In the Cliff Islands and Lakefield National Parks land claim transcripts, there is much evidence for joint Lamalama ownership of their estate, and we give just one bit of it here. When Rigsby examined Sunlight Bassani on the topic of whether he could sell or give away part of the

66Lamalama estate, he included in his reply:

If I’m going to sell him, if I say I’m going to sell it, I might be get killed from somebody else, my family, ‘What do you want to sell that country for? That’s our country’. (dftT1808/fnlT1875)

This makes reference to the need to consult with other joint owners on matters of import, and thus it is evidence for joint ownership.35

Finally, Stanner (1969:8–9) spoke of ‘several classes of less precise rights which lay with people who were not of the true joint owners’ and he called such people ‘secondary right-holders’. He distinguished amongst:

1. Wives who ‘had virtually an unconditional right of residence on and occupation and use of their husbands’ lands in rem

2. Husbands who ‘had a clear but probably less express right to visit, occupy and use his wife’s clan lands’.

3. ‘A woman’s children [who] had an express right to visit, live on, occupy and use the lands of her patrilineal clan and in many cases they had as well some degree of right to use the lands in anim[a]m’.

4. Men and women who ‘had acknowledged ritual duties … involving persons or categories of persons in other clans’, amongst other rights, had ‘a right of entry into that clan’s domains and, while there, to support from the resources of that clan’.

5. ‘A somewhat undifferentiated general public right to limited visitation, occupation and use by the owners’ consent’.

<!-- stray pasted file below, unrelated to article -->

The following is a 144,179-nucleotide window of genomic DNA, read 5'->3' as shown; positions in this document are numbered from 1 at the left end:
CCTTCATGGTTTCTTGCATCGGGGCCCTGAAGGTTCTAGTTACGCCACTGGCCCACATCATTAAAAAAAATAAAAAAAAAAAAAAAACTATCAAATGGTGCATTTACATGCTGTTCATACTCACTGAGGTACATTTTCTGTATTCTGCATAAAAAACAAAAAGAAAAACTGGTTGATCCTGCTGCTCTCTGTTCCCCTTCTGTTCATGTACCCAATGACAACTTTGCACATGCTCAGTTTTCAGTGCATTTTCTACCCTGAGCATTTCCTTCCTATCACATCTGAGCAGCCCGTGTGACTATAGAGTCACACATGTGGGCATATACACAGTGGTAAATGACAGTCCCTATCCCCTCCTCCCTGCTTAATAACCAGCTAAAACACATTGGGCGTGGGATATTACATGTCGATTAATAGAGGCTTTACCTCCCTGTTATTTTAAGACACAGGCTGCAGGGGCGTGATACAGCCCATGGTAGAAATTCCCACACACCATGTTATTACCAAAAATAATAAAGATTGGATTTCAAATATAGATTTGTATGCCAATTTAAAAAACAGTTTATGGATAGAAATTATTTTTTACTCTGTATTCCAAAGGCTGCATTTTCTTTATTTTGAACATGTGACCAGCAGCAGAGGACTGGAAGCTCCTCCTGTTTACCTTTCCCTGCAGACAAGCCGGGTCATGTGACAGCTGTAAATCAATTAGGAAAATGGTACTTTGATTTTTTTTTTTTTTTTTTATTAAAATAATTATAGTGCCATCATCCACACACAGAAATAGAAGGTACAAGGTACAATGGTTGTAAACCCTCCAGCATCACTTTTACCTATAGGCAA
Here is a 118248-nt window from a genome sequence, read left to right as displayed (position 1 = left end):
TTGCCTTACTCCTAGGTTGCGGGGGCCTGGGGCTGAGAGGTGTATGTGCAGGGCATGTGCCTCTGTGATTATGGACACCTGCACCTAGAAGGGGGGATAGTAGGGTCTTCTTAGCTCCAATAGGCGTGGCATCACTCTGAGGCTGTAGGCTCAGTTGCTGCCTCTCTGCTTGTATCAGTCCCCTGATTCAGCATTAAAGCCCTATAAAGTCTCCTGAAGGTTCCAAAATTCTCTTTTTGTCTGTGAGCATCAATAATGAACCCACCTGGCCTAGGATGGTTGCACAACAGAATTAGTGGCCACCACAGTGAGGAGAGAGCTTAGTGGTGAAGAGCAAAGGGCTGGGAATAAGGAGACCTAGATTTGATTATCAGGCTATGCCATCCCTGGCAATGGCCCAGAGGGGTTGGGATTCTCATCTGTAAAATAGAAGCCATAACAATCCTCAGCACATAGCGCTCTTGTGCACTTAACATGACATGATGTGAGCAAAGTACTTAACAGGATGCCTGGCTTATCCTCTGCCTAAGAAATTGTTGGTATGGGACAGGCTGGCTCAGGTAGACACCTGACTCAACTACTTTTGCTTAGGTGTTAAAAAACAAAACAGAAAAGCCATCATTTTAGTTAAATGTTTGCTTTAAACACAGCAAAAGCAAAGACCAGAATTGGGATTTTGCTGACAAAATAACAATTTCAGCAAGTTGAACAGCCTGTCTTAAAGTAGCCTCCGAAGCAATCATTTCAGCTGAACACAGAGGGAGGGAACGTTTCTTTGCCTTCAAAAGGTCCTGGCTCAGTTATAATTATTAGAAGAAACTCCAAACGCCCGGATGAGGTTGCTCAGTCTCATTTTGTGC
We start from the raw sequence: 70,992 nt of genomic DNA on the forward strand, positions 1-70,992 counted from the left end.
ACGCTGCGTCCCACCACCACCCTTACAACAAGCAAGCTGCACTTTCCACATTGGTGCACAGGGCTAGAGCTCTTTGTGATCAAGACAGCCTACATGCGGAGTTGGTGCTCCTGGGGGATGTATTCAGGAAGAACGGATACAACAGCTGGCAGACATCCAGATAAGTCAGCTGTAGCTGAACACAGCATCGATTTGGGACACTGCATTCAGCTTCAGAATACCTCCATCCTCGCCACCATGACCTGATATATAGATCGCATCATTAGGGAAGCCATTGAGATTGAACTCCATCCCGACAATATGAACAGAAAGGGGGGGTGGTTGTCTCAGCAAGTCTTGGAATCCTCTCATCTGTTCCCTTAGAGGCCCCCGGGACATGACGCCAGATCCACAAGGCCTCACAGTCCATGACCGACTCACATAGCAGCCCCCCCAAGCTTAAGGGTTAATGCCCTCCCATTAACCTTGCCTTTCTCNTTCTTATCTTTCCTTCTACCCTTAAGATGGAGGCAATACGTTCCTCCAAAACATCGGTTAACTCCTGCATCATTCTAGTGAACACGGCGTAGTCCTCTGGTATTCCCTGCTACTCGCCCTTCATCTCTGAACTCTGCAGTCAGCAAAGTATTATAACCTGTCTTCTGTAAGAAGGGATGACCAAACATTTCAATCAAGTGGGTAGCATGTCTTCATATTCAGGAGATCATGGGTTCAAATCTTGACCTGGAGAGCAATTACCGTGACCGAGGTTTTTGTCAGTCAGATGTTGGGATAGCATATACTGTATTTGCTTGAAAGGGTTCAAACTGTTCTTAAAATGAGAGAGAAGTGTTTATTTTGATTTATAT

These certainly must be part of any adequate analysis and description of Aboriginal tenure systems. It is also clear that individuals and groups may sometimes transform secondary rights into primary property rights36 over time in a variety of circumstances relating to succession, regencies and even land claim actions.



In this chapter, we surveyed property and tenure generally. We identified communal property as an ideal type of tenure system. We noted that the phrase ‘common property’ signifies two different situations amongst resource and environmental economists, while it signifies something else again in the common law tradition. One sense is that of communal property, which is the indigenous property regime attributed to Aboriginal people, and the second is that of open-access property. For its part, the common law distinguishes common property from joint property. We also reviewed Stanner’s argument that most Aboriginal property rights in land are held jointly, not in common, not in severalty (individually), and not in division.37 We accept Stanner’s argument and the observations of other anthropologists regarding joint tenure in Aboriginal Australia, and we suggest that the communal property regime as an ideal type should be interpreted also as joint tenure.


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1 Barnard and Spencer (1996:625) wrote:
territoriality A slightly ambiguous term which may refer either to cultural mechanisms to define or defend territory or to observed behaviour indicating a preference for remaining within a given teritory. The term is is common use in archaeology and social anthropology (especially in reference to hunter-gatherers), but often has ethological connotations (emphasis in original). Some early notable references to works that exemplify the shift to cological and evolutionary approaches are Damas (1969a, 1969b) and Lee and De Vore (1968). Amongst Australianists, Peterson (1975, 1976, 1986 plus other items) and Hunn and Williams (1982) are significant. Williams (1997) includes a section on ‘Territory/Territoriality’ that surveys the broader literature, including contributions by anthropologists. We suggest that it would be useful to explore the relationships amongst terms arranged by proportional analogy such that:

          property :   estate :   possession :   occupancy etc.
  territoriality :   range :   defence :   use etc.

One might speculate that the linkage of the institution of property with bourgeois liberal economic and political theory was also related to anthropologists’ shift to evolutionary and ecological approaches.